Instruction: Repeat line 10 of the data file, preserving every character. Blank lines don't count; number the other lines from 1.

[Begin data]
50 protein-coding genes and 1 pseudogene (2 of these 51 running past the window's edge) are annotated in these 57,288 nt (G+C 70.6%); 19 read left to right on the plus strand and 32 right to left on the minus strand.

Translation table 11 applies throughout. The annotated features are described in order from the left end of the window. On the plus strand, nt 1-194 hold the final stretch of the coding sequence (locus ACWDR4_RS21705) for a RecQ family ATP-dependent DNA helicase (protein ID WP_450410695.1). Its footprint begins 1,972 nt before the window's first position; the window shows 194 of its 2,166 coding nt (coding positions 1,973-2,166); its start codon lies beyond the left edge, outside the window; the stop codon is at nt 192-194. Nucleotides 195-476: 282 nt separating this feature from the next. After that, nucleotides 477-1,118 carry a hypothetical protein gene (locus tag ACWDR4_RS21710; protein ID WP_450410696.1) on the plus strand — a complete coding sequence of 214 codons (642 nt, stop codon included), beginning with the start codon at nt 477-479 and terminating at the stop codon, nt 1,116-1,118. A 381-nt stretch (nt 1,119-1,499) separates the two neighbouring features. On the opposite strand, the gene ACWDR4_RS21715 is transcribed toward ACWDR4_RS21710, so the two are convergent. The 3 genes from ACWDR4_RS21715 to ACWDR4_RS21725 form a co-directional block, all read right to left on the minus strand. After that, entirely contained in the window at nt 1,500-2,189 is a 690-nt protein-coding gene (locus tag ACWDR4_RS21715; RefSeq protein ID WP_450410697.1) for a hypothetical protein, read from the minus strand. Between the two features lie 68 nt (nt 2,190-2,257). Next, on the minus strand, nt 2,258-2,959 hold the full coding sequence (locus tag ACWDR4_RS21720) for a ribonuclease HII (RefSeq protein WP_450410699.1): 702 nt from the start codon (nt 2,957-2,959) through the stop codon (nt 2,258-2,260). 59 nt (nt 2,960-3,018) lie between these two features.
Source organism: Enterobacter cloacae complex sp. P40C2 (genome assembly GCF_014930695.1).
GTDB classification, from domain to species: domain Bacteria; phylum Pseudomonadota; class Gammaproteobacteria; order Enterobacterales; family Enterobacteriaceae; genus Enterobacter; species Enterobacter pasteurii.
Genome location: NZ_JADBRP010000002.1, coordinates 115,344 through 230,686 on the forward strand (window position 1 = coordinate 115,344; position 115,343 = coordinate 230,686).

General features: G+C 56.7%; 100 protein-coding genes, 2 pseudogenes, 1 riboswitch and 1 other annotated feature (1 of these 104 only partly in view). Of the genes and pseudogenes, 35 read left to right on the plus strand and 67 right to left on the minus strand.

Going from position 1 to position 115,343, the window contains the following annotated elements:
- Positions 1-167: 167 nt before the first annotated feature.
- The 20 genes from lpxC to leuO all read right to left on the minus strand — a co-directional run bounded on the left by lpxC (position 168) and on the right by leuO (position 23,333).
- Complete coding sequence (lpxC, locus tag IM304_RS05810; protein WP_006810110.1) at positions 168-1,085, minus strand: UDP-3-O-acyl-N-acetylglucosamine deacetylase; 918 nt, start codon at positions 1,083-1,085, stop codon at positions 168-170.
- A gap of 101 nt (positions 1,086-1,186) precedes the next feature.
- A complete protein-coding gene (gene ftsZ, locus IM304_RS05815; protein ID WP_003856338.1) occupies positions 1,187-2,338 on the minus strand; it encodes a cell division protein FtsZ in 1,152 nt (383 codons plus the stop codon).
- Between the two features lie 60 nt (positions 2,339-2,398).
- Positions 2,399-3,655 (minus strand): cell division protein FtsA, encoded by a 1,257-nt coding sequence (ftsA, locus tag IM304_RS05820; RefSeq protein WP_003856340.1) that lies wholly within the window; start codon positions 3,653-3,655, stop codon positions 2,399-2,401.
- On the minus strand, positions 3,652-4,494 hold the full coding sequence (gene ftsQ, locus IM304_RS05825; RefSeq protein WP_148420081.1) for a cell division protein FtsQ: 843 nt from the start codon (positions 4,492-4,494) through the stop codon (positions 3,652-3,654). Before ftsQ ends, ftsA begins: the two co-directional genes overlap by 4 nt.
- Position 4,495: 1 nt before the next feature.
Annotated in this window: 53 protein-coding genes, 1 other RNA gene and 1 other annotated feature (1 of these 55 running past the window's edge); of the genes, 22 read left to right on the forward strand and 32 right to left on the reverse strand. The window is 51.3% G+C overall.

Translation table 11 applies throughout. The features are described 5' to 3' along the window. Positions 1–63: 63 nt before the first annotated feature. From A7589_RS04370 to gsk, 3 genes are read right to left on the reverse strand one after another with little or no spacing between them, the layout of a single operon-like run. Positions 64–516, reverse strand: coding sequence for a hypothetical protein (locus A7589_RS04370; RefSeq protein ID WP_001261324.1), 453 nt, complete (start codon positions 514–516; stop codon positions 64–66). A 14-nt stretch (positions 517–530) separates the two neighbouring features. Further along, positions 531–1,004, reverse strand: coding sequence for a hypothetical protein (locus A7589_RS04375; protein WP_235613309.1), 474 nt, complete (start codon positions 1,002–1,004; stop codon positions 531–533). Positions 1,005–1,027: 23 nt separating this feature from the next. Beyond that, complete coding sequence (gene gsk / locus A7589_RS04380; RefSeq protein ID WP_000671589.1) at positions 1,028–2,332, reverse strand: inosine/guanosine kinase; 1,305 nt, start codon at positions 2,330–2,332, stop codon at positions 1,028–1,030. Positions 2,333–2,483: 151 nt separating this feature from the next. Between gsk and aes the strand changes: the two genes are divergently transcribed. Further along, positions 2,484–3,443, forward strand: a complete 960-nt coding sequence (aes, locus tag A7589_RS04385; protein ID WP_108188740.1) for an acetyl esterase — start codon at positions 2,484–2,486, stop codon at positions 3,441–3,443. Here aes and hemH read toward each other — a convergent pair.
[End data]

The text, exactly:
- Complete coding sequence (lpxC, locus tag IM304_RS05810; protein WP_006810110.1) at positions 168-1,085, minus strand: UDP-3-O-acyl-N-acetylglucosamine deacetylase; 918 nt, start codon at positions 1,083-1,085, stop codon at positions 168-170.